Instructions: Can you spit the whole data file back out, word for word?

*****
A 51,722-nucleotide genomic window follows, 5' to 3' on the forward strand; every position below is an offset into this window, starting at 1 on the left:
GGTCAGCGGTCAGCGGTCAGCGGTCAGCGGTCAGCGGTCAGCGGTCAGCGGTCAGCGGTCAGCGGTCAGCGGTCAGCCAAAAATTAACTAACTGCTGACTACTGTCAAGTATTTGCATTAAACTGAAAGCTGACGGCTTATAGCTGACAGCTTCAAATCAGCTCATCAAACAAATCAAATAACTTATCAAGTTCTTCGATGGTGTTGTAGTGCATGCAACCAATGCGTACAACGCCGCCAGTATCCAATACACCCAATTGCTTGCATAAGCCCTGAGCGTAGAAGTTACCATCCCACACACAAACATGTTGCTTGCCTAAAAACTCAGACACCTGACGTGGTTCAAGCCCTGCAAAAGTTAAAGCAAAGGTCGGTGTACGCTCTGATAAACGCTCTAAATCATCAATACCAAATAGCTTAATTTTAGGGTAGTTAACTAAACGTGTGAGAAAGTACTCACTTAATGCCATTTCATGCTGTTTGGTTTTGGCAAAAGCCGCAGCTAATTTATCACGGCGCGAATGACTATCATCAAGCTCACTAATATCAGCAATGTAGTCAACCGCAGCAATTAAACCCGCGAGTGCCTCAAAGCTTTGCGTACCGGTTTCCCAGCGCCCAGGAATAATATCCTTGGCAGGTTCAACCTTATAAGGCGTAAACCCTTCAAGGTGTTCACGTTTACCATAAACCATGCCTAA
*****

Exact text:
A 51,722-nucleotide genomic window follows, 5' to 3' on the forward strand; every position below is an offset into this window, starting at 1 on the left:
GGTCAGCGGTCAGCGGTCAGCGGTCAGCGGTCAGCGGTCAGCGGTCAGCGGTCAGCGGTCAGCGGTCAGCGGTCAGCCAAAAATTAACTAACTGCTGACTACTGTCAAGTATTTGCATTAAACTGAAAGCTGACGGCTTATAGCTGACAGCTTCAAATCAGCTCATCAAACAAATCAAATAACTTATCAAGTTCTTCGATGGTGTTGTAGTGCATGCAACCAATGCGTACAACGCCGCCAGTATCCAATACACCCAATTGCTTGCATAAGCCCTGAGCGTAGAAGTTACCATCCCACACACAAACATGTTGCTTGCCTAAAAACTCAGACACCTGACGTGGTTCAAGCCCTGCAAAAGTTAAAGCAAAGGTCGGTGTACGCTCTGATAAACGCTCTAAATCATCAATACCAAATAGCTTAATTTTAGGGTAGTTAACTAAACGTGTGAGAAAGTACTCACTTAATGCCATTTCATGCTGTTTGGTTTTGGCAAAAGCCGCAGCTAATTTATCACGGCGCGAATGACTATCATCAAGCTCACTAATATCAGCAATGTAGTCAACCGCAGCAATTAAACCCGCGAGTGCCTCAAAGCTTTGCGTACCGGTTTCCCAGCGCCCAGGAATAATATCCTTGGCAGGTTCAACCTTATAAGGCGTAAACCCTTCAAGGTGTTCACGTTTACCATAAACCATGCCTAA